Allergies DQ?

Discussion in 'DoDMERB' started by parkm2071, Jan 18, 2015.

  1. parkm2071

    parkm2071 Member

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    Would allergies to tree nuts or peanuts be an auto DQ on the DODMERB? If I can keep this information undisclosed, are there many nut products in the dining hall? Would I be able to get away with having a nut allergy in the Air Force Academy?

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  2. falconchic88

    falconchic88 Member

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    I hope you are kidding about keeping this information undisclosed. If you have a documented allergy, you need to disclose this on your DODMERB form. Aside from the fact that you run the risk of your nondisclosure being discovered down the line, which will cause immediate removal from the Academy or Active Duty, do you really want to start your USAFA career off by lying? Have you not heard of the cadet honor code?

    That said, It may or may not be an automatic DQ, and it may or may not be waiver-able. The only way to know this is to follow the DODMERB process and give them any and all medical records pertaining to your allergies upon request.
     
  3. Pima

    Pima Parent

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    I agree that would be a complete and utterly inane idea!
    ~ Let's assume you manage to hide it for three years, you land up going TDY to a squadron for a few weeks over your break. There you decide to eat a handful of combat corn (popcorn) without realizing it is cooked in peanut oil, resulting in a reaction.

    The cat is out of the bag now. You will probably have to go through the waiver process at this point and seeing as you already had a medical reaction in a squadron, chances are going to be slim. You come clean when going through the waiver process and state you knew of your condition prior and hid it.
    ~ What do you think the chances are they will not only disenroll you, but slap you with a bill too?
    ~~ My guess would be high because they have been known to do that to AFROTC scholarship cadets!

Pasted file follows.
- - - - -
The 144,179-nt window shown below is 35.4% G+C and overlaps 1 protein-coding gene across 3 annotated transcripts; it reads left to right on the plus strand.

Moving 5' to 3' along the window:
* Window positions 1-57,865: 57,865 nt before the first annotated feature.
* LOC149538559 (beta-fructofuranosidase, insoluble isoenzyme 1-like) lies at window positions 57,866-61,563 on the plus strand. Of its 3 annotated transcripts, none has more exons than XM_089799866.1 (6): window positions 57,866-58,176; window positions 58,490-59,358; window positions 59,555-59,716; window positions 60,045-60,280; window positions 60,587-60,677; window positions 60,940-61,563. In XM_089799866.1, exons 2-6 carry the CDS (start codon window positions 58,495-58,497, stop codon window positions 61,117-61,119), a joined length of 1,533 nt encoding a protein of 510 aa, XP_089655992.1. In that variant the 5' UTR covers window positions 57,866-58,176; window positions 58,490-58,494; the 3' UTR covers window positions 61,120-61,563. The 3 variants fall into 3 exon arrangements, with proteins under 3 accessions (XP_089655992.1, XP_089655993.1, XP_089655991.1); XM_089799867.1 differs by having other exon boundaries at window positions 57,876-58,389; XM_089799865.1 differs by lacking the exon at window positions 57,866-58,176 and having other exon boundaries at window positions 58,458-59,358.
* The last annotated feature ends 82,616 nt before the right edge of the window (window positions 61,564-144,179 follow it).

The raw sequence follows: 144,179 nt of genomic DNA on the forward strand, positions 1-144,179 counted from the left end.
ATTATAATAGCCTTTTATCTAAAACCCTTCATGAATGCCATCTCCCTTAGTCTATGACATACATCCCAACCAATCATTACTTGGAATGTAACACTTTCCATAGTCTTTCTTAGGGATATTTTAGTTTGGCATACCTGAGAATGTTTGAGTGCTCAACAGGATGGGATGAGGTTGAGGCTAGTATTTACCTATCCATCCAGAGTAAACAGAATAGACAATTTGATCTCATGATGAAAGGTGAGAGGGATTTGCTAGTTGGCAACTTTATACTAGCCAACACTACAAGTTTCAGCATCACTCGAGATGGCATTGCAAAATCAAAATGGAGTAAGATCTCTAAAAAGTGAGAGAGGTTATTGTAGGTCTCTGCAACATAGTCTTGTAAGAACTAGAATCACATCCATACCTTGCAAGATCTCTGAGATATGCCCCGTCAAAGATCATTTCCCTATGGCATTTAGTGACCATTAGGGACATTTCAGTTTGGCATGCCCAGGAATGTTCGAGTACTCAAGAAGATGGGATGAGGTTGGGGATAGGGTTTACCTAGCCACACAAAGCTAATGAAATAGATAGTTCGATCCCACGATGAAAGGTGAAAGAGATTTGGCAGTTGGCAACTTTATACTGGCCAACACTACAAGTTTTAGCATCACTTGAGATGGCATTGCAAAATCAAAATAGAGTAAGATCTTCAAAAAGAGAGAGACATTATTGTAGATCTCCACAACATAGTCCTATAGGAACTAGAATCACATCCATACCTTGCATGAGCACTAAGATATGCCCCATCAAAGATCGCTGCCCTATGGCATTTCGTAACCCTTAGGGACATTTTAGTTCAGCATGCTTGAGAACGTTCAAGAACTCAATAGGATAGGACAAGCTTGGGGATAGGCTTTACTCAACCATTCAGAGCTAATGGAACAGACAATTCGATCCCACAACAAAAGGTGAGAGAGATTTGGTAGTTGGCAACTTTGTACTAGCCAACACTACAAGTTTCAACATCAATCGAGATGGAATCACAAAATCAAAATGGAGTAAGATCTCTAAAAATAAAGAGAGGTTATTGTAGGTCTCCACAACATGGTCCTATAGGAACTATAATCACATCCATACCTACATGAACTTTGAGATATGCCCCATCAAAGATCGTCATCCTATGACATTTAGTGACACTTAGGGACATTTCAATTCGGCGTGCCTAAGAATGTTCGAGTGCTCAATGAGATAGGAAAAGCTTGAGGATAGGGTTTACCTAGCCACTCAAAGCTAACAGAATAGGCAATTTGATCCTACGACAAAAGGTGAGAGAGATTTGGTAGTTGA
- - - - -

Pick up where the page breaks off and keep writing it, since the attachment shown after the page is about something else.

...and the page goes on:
4. sheriff3

    sheriff3 Member

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    Parkm2071... This is on the entrance of the AFA " we do not lie, cheat or steal, or tolerate those who do"... I'm sure your answer is in there somewhere. Now rethink your question and ask it again. This forum has many purposes, advice, support,sharing of experiences etc... If you really want help on the waiver porcess and advice on how to help you through it all then please ask away.
     
  5. parkm2071

    parkm2071 Member

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    I'm sorry, I don't know what I was thinking falconchic88, Pima, and sheriff3. Can you help me with this? I am really desperate to get into the USAFA and I didn't know there was a way to actually get in if I have an allergy... what would that be?

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  6. ca2midwestmom

    ca2midwestmom Member

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    You are a high school freshman so you have some time. Get all of your medical records from your doctor. You've already mentioned that you have TWO probable/potential DQ conditions -- nut allergies and eczema. Are you currently being treated for either/both? I don't know that there's much you can do as a freshman as anything can change/happen in the next 2 years before it's time for you to start your application.
     
  7. shellz

    shellz Parent

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    As the parent of a kid with tree nut allergies, I'm going to ask you to honestly evaluate whether or not you really believe your life is worth this deception? Tree nut ( and peanut, shellfish) allergies are almost always severe. There really aren't mild allergies (TRUE allergies, not just intolerances/makes your tummy hurt type reactions) in this category, and upon subsequent exposures the reactions become increasingly more severe and life threatening. Reading labels is fine, but we've encountered several products, which should have been safe according to the labeling, which threw our kid into an immediate anaphylactic response. Then there is the whole cross-contamination thing, and the fact that people with certain tree nut allergies are also allergic to other foods ( ie, cashews and mangos and latex all have similar compounds which can cause reaction).

    It's been a wild ride with our tree nut kid. I'd never want her in a remote location, away from medical care for any extended periods of time. Too bad, too, because she would have made an incredible officer.
     

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